hugh_donnetono asks:

So how much of the mythological capabilities of a given legendary Pokémon DO we actually believe in, anyway? (If you can’t get into that question there, get into it here! I’m curious!)

ohhhhhhhh boy

so… what I was alluding to there is that I would eventually like to do a series on legendary Pokémon, where I look at everything we know about each of them (core games, TV show, movies, even spinoff games and the TCG) and decide “well, what actually are this Pokémon’s powers and how does it fit into the world?”  And in particular, I would like to take seriously the idea that characters in the games and anime don’t know the truth either.  Because I’m not convinced Arceus created the universe, and I’m not convinced Kyogre created the oceans, and I’m not convinced Yveltal can destroy all life on earth, and I’m certainly not convinced that Mew is the ancestor of all Pokémon.  As far as I’m concerned, all we know is that there are people who, rightly or wrongly, believe those things.  But there isn’t a simple answer to this question, because… well, that word “given” is important.  The answer’s not the same for all of them, because we don’t have the same information about all of them.  And I don’t even mean, like, some of them have appeared in a larger number of movies or episodes of the TV show; I mean in-universe the sources and reliability of the information are not the same.  Like, in Arceus and the Jewel of Life, the unreliability of history and legend is a theme of the story; in my opinion, that movie kind of invites us to disbelieve stuff the characters tell us about Arceus, in a way that isn’t really the case for, say, Manaphy’s role in Pokémon Ranger and the Temple of the Sea, which seems pretty clear-cut (although the nature of the titular Temple is less so).  You kinda have to look at everything we know about each one – or at least each duo/trio/quartet.  And the truth is, I don’t know when I’m going to be able to do that properly.  My schtick is the Pokémon reviews and, wouldn’t you know it, there’s gonna be a whole bunch of them that need doing in about two months, and I feel like more people care about those.  You can see why I might be interested in maybe coming up with a shorter format for them.

Zeraora

Zeraora.

Eighty-four Pokémon down… three to go.  Today we’re looking at the Thunderclap Pokémon, Zeraora, the third of generation VII’s  mythical Pokémon.  As with Magearna and Marshadow, Zeraora doesn’t do anything of note in the games, but unlike them, its TV and movie appearances don’t hint at legendary origins or cosmic powers or forbidden ancient secrets or anything like that.  It’s really just a powerful and extremely rare Pokémon that kinda gets caught up in some $#!t, like Heatran, or (to some extent) Latias and Latios, or even Lucario in its movie debut.  Today we’ll look at how that happens – but first, a few words on Zeraora’s design and inspiration.

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Magearna

Magearna

I feel like I’ve said this multiple times already, but I really am finally on the home stretch of generation VII now, with just four Mythical Pokémon remaining: Magearna, Marshadow, Zeraora and Meltan.  In stark contrast to the last few Pokémon I’ve had to deal with, who have had critical roles in the plots of the seventh-generation games, as well as the accompanying seasons of the anime, these four mysterious Pokémon are pretty absent from the games and don’t have much impact on our own journeys through Alola (Meltan doesn’t even show up until we return to Kanto for Let’s Go).  With the exception of Meltan, they do each get their own keynote appearances in movies, though, so we’re going to be drawing fairly heavily on the events and histories presented in those, and as usual the testimony of the Pokédex.  Today we’re looking at Magearna – the aptly-named Artificial Pokémon.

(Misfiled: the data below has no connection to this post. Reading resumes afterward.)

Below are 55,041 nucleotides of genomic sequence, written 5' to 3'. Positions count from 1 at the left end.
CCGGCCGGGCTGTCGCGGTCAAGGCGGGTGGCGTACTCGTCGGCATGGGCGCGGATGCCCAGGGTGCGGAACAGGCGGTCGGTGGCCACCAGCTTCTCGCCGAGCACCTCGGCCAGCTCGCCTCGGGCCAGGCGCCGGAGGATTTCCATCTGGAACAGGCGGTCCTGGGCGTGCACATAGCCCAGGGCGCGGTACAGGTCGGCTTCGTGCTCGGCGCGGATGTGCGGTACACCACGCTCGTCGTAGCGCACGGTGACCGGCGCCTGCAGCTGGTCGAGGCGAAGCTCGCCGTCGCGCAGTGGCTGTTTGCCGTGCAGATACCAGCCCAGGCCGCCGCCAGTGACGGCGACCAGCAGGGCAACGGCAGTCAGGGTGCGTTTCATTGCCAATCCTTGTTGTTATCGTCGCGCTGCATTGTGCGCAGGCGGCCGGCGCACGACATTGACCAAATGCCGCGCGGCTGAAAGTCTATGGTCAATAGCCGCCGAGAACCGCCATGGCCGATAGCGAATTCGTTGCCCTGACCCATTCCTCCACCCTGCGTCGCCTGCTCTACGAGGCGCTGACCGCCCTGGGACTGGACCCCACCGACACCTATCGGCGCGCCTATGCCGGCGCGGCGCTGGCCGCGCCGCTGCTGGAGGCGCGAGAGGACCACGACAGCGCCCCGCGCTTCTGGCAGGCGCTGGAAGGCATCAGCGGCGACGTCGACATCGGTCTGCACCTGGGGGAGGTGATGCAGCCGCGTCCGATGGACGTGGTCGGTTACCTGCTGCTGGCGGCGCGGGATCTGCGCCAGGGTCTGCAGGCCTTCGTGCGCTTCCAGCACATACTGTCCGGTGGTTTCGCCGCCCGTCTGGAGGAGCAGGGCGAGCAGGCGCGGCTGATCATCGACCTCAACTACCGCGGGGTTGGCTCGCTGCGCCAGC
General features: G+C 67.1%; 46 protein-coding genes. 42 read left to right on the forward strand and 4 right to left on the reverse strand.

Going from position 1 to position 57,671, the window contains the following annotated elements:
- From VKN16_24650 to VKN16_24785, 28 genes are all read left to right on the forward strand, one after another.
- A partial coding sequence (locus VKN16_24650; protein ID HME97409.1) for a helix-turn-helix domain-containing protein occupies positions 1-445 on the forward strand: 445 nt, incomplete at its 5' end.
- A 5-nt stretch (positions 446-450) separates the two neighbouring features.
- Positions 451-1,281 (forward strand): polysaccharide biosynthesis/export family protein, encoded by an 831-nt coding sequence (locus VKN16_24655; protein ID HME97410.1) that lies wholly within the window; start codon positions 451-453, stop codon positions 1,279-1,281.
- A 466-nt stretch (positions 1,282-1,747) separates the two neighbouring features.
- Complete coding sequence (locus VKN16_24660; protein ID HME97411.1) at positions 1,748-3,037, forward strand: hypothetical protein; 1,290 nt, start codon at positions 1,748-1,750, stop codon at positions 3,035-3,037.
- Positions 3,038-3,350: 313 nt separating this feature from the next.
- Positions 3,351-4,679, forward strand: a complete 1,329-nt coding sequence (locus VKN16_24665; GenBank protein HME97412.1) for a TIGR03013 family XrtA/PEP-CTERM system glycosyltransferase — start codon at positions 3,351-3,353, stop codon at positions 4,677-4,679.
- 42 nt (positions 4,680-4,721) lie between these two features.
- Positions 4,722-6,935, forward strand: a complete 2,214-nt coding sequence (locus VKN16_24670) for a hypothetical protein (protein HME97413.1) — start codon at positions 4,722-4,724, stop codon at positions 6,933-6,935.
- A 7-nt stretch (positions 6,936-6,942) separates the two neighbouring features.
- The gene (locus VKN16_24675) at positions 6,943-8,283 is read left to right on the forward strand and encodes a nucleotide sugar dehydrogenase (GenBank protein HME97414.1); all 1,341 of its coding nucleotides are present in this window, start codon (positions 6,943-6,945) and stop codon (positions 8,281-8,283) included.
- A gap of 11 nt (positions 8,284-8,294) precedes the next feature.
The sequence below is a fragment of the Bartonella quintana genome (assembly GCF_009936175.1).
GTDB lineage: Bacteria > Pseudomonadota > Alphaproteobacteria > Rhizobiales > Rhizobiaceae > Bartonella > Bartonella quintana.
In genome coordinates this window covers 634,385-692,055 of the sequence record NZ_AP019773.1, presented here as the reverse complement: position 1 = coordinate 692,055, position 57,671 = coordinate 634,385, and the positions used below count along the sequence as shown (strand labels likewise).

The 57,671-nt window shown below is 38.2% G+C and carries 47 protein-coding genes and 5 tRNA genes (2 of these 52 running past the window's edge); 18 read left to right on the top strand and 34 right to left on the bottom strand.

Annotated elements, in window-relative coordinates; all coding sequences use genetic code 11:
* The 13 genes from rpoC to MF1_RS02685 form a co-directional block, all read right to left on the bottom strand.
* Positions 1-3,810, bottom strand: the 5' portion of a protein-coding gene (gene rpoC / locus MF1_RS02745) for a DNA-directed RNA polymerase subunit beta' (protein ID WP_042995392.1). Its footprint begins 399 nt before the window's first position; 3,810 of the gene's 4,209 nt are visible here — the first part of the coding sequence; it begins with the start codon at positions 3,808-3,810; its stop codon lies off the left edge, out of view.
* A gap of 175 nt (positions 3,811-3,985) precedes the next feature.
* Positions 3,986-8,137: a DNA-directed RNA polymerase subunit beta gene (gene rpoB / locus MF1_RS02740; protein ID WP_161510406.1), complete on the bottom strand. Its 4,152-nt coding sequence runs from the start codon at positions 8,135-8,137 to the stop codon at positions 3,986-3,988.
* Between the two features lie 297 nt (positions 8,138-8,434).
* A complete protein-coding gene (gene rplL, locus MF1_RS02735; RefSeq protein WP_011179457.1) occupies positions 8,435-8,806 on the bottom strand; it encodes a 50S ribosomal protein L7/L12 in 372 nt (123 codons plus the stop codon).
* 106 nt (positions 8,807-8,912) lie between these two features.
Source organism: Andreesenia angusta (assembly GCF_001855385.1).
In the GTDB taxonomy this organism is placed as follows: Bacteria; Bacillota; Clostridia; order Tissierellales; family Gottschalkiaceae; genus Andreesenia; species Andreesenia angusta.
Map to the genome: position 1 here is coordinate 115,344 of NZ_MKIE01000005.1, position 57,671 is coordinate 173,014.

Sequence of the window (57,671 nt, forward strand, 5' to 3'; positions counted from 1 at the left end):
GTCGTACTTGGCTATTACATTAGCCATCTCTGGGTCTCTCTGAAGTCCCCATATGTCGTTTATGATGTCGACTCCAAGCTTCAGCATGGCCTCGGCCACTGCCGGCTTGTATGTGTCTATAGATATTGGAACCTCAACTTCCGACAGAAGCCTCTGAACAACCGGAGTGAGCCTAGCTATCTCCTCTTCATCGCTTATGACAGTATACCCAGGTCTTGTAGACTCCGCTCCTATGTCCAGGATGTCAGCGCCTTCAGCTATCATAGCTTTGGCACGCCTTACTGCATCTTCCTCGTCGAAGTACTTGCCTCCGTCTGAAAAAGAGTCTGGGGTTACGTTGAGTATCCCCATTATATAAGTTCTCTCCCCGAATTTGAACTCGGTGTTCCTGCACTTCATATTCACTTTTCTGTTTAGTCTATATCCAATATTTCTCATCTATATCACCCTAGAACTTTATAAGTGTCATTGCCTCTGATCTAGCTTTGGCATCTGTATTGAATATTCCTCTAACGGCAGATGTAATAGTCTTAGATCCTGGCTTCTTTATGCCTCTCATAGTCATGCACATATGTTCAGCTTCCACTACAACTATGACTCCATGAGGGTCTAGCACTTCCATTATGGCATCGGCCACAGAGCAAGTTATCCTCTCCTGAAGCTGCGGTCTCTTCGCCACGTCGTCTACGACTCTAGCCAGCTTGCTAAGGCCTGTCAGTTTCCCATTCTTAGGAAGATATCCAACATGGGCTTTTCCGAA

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Ty asks:

Have you seen this (https://www.youtube.com/watch?v=DVO8QrGAPHs) Battle Royale of Legendary Pokemon yet? If not, congrats! Now you have! 

Anyway, the question is: Which Legendary Pokemon do you think would most likely win in a Battle Royale scenario where Pokedex Entries are assumed to be true (i.e. do you agree with the video), and also in a scenario where they aren’t true (because the Pokedex really doesn’t seem like a reliable source of information) and you’re just using their in-game combat capabilities?

…I think I might love this

But yeah, to answer the question… well, I don’t think I need to agree with the video for it to be great, because it’s supposed to be funny and not, like, a watertight argument for a position in a “who would win” debate.  But let’s talk about it anyway.

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Spin Attaxx asks:

What’s your stance (from a narrative perspective, anyway) on the idea of Legendary Pokémon not being one of a kind (primarily with regards to the anime)? Do you think it “devalues” the awe they’re ostensibly supposed to have? It’s one thing to suggest relative nobodies like Heatran or Latios aren’t unique, but it’s jarring to have, say, a Lugia no different from any other big bird after all the grandeur and importance it had in Pokémon 2000, and an upcoming episode involves a wild Kyogre – something that was once a feared and uncontrollable force of nature that almost doomed the world just by existing – being the target of just one hunter. And then you have Mewtwo, who destroyed/mindwiped his creators and was motivated by how alone he felt, only for the Genesect movie to introduce a *different* Mewtwo that’s physically identical, made by a bunch of totally different people for no clear reason. It wouldn’t surprise me if in the future, we saw another Arceus that wasn’t the same one from its movie, yet they still state it created the universe somehow, or a Necrozma that influenced every dimension everywhere, and yet ISN’T the one we see in the Alola series.